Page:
The upshot of all this is that loving the Father, the Son, and our neighbor is linked with obedience to the commands of both of the Father and Son.  Love and obedience are virtual synonyms in John’s world. Paul says something similar in Galatians 5:14 where he says the law is fulfilled by loving our neighbor.

Here are some points to draw from these texts.
First, love for and obedience to Jesus go together. In the life of Jesus love for the Father led to the obedience of the Son. So as imitators of Christ our love leads to obedience as well.  I would add here that there is a fake obedience, which does not flow from love. There is also a fake love, which never leads to obedience. Hopefully, I will expand on this in the future. 

Second, the love God has for us implants in us a love for Jesus, which ultimately leads to a desire for and growth in obedience to God’s commands. My point here is that God's love for us precedes our love for God (I John 4:7-10). Our obedience is a gift of love given by God. We do not earn God's love in any ultimate sense by obeying Him. We love because we are born of God. We obey because we are born of God. We do not obey to be born of God. 

Third, obedience to God includes believing in him, loving one another, and walking in the truth. Obedience includes doctrine, relationships, and ethics.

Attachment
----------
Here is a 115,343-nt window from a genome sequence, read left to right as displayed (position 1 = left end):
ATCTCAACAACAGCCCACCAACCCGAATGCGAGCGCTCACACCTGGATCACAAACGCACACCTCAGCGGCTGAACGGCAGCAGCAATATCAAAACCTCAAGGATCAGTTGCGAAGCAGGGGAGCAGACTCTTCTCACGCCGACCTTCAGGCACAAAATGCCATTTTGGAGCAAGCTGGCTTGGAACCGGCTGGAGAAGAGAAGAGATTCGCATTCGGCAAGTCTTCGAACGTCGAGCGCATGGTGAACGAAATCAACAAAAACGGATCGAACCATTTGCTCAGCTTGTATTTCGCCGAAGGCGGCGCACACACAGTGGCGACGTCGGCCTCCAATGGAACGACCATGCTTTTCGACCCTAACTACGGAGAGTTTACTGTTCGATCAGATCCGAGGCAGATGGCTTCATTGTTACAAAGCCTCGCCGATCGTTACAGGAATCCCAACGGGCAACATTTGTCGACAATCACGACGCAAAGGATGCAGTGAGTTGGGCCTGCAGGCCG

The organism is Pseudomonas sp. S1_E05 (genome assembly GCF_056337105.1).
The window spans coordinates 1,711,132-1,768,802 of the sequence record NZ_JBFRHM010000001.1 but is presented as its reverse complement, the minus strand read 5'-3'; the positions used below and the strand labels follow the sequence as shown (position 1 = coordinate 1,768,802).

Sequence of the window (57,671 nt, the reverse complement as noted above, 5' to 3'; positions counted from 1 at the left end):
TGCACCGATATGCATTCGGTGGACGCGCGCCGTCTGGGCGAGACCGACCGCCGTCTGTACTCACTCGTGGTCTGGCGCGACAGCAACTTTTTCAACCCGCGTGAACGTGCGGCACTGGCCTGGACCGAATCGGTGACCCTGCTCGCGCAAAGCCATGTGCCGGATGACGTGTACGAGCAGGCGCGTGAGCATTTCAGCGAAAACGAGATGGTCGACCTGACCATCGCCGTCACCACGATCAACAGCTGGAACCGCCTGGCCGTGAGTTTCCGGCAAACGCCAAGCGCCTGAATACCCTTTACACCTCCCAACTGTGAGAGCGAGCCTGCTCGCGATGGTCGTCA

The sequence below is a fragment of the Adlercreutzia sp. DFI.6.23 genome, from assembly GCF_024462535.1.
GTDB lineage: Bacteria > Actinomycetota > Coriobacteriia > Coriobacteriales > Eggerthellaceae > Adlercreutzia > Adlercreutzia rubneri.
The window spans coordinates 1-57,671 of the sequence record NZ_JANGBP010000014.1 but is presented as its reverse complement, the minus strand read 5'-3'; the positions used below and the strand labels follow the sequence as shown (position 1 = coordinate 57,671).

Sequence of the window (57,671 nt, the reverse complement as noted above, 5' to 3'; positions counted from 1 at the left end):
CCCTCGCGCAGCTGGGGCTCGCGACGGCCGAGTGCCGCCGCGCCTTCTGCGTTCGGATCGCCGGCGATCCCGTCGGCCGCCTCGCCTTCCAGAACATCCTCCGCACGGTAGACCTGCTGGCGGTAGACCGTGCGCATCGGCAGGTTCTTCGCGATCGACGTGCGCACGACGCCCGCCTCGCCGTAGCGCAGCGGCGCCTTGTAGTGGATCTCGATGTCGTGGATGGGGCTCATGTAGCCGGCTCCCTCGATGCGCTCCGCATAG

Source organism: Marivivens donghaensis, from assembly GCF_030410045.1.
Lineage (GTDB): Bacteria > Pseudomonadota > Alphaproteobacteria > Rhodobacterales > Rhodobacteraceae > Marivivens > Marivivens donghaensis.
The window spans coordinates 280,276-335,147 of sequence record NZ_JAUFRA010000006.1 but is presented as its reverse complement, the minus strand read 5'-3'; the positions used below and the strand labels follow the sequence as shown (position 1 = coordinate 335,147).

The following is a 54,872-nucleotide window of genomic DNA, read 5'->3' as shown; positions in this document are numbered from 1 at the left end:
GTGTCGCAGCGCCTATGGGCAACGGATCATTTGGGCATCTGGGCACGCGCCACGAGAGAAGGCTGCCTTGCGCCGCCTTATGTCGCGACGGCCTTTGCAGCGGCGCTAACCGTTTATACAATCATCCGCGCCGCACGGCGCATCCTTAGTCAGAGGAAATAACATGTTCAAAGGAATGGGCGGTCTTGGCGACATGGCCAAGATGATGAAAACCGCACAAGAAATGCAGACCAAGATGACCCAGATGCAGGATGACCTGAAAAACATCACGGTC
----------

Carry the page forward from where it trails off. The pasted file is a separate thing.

Fourth, we cannot love our neighbor without first loving God. We cannot claim to love God without also loving one another. Jesus' love for God led to his sacrificial love for us. In the same way, our love for Jesus leads us to sacrificial love for one another. If there is no love for our brothers then there is no love for God. If there is no love for our brothers there is no obedience to God.

Finally, love begins in the heart and mind, but does not remain there. Love for God and neighbor will lead to a life that shaped more and more in concrete, practical ways by the Word of God. 

Tuesday, July 15, 2014

Priests as Prophets

Richard Pratt notes that prophets have a huge role in I and II Chronicles. They are mentioned almost forty times. One way the Chronicler emphasizes the role of the prophet in Israel is by calling the Levites prophets. Here is what Pratt says:
The Chronicler highlighted the importance of prophecy by assigning a prophetic role to many Levites. On a number of occasions he designated Levites as "prophets" and "seers" (I Chr. 25:1-5, 2 Chr. 20:14, 24:20, 29:30, 35:15). This identification appears in Chronicles more clearly than any other portion of the Old Testament. It probably reflects the conviction that the Levites, especially the musical Levites, had a prophetic role in the post-exilic community.